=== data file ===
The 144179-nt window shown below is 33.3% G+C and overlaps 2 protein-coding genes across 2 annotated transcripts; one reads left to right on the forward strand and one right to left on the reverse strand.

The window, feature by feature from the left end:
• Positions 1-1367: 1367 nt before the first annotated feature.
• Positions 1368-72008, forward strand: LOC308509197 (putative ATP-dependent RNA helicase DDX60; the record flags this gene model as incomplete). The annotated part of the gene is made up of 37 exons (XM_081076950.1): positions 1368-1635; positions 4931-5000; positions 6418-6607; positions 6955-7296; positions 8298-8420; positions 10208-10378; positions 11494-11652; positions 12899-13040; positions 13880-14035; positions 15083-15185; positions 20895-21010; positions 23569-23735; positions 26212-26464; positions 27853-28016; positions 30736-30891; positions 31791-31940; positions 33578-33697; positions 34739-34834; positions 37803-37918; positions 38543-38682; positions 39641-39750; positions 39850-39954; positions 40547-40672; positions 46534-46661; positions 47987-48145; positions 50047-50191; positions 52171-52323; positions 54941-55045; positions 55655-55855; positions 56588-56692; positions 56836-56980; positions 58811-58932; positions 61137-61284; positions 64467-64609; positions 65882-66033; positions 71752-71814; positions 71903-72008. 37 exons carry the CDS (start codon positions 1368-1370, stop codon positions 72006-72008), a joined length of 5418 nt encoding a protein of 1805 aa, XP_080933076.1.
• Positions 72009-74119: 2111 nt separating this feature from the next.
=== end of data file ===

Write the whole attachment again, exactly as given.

The 144179-nt window shown below is 33.3% G+C and overlaps 2 protein-coding genes across 2 annotated transcripts; one reads left to right on the forward strand and one right to left on the reverse strand.

The window, feature by feature from the left end:
• Positions 1-1367: 1367 nt before the first annotated feature.
• Positions 1368-72008, forward strand: LOC308509197 (putative ATP-dependent RNA helicase DDX60; the record flags this gene model as incomplete). The annotated part of the gene is made up of 37 exons (XM_081076950.1): positions 1368-1635; positions 4931-5000; positions 6418-6607; positions 6955-7296; positions 8298-8420; positions 10208-10378; positions 11494-11652; positions 12899-13040; positions 13880-14035; positions 15083-15185; positions 20895-21010; positions 23569-23735; positions 26212-26464; positions 27853-28016; positions 30736-30891; positions 31791-31940; positions 33578-33697; positions 34739-34834; positions 37803-37918; positions 38543-38682; positions 39641-39750; positions 39850-39954; positions 40547-40672; positions 46534-46661; positions 47987-48145; positions 50047-50191; positions 52171-52323; positions 54941-55045; positions 55655-55855; positions 56588-56692; positions 56836-56980; positions 58811-58932; positions 61137-61284; positions 64467-64609; positions 65882-66033; positions 71752-71814; positions 71903-72008. 37 exons carry the CDS (start codon positions 1368-1370, stop codon positions 72006-72008), a joined length of 5418 nt encoding a protein of 1805 aa, XP_080933076.1.
• Positions 72009-74119: 2111 nt separating this feature from the next.